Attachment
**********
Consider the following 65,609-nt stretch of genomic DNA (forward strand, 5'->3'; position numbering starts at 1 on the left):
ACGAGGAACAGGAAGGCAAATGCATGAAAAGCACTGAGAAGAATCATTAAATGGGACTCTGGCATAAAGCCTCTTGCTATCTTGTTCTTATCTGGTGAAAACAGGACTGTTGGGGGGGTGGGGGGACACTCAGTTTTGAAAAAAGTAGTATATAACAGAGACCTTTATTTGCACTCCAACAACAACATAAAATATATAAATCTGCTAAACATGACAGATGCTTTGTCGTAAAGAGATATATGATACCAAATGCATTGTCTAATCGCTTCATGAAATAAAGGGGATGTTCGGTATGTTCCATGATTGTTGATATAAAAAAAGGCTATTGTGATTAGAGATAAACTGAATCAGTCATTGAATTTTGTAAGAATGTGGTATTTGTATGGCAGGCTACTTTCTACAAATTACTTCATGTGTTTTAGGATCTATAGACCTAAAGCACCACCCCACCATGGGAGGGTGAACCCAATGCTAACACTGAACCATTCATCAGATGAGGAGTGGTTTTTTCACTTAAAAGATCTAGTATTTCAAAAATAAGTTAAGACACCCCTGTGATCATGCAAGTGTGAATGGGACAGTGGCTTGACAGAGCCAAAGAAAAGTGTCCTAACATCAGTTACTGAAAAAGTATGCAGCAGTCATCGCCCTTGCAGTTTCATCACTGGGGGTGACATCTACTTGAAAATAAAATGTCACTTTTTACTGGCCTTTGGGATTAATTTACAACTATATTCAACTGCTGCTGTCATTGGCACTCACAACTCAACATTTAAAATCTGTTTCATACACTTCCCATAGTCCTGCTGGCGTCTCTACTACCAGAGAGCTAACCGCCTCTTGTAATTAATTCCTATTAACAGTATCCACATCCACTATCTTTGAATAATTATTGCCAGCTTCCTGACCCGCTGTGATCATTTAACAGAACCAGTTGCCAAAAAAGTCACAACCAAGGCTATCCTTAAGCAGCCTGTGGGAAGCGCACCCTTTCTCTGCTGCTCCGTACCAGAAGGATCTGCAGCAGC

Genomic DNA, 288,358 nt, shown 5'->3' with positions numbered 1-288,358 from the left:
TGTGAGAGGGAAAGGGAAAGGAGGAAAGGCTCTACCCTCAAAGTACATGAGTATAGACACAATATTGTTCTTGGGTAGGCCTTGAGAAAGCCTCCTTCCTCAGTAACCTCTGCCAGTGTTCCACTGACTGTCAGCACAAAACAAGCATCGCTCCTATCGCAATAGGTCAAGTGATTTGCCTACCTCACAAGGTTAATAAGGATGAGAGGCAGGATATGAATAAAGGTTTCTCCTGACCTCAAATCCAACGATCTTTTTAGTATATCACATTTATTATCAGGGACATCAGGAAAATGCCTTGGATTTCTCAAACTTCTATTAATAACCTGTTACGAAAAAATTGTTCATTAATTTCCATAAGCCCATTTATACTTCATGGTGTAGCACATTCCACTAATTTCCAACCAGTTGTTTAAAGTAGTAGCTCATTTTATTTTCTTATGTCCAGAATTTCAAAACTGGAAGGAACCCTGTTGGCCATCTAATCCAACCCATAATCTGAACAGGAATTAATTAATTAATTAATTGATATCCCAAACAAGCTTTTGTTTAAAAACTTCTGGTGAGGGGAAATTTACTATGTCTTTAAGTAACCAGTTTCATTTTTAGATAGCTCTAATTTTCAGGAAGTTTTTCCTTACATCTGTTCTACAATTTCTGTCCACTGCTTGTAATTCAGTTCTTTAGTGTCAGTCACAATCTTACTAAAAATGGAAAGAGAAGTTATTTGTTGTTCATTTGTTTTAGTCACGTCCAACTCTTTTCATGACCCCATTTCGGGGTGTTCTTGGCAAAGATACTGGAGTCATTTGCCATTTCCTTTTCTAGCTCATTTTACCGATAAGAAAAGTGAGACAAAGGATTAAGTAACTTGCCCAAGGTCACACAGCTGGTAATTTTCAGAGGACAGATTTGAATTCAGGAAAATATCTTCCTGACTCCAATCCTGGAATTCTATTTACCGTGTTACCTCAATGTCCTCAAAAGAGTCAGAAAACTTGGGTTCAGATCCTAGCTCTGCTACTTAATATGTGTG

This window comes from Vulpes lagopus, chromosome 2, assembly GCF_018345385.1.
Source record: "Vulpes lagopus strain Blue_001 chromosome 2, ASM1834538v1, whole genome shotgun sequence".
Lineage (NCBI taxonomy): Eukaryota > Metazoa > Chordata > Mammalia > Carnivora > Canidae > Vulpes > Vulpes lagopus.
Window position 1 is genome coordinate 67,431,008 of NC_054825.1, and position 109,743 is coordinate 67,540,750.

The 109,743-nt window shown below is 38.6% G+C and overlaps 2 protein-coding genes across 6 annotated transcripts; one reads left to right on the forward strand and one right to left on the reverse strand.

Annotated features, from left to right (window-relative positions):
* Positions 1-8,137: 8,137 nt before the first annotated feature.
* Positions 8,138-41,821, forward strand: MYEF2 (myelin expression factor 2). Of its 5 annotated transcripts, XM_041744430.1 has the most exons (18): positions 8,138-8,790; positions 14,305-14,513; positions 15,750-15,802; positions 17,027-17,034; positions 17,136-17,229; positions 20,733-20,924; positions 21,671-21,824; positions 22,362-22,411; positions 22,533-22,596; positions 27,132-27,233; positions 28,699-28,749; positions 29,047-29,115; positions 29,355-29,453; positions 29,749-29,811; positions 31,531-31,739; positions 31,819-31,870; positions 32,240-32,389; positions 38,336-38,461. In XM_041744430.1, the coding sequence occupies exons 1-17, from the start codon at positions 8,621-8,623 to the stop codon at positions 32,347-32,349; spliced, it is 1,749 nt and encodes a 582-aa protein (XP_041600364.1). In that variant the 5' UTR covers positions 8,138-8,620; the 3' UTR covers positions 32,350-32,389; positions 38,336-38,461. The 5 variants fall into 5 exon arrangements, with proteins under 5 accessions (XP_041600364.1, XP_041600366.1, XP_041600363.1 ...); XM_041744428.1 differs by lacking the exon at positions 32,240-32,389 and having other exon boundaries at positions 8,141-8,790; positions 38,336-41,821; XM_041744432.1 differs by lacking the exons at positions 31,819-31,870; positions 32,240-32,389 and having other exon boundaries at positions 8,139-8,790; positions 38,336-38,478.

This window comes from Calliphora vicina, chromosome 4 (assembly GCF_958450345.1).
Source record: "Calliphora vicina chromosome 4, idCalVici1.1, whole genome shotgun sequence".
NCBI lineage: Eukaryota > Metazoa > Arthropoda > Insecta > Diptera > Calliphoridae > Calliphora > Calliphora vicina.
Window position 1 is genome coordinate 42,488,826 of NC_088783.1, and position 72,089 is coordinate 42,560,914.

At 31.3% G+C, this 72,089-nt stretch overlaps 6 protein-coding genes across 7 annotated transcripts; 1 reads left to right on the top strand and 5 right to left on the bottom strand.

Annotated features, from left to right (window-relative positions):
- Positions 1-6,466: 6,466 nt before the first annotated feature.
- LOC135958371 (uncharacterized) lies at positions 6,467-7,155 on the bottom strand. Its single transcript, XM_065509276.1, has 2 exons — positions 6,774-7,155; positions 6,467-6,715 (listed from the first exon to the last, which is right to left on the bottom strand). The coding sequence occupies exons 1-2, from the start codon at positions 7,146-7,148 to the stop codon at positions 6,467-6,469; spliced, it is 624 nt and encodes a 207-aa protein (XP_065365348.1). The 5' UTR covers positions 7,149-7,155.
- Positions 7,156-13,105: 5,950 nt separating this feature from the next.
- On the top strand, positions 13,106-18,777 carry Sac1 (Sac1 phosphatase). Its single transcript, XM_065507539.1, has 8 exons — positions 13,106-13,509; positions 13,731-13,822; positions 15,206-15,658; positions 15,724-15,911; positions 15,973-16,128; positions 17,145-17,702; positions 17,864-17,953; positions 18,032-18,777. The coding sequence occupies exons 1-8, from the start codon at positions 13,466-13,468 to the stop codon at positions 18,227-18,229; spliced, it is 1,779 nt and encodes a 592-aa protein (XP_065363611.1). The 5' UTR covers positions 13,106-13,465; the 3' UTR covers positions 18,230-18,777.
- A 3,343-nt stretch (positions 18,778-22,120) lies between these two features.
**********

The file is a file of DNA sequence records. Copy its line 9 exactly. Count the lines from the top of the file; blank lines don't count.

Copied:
The 109,743-nt window shown below is 38.6% G+C and overlaps 2 protein-coding genes across 6 annotated transcripts; one reads left to right on the forward strand and one right to left on the reverse strand.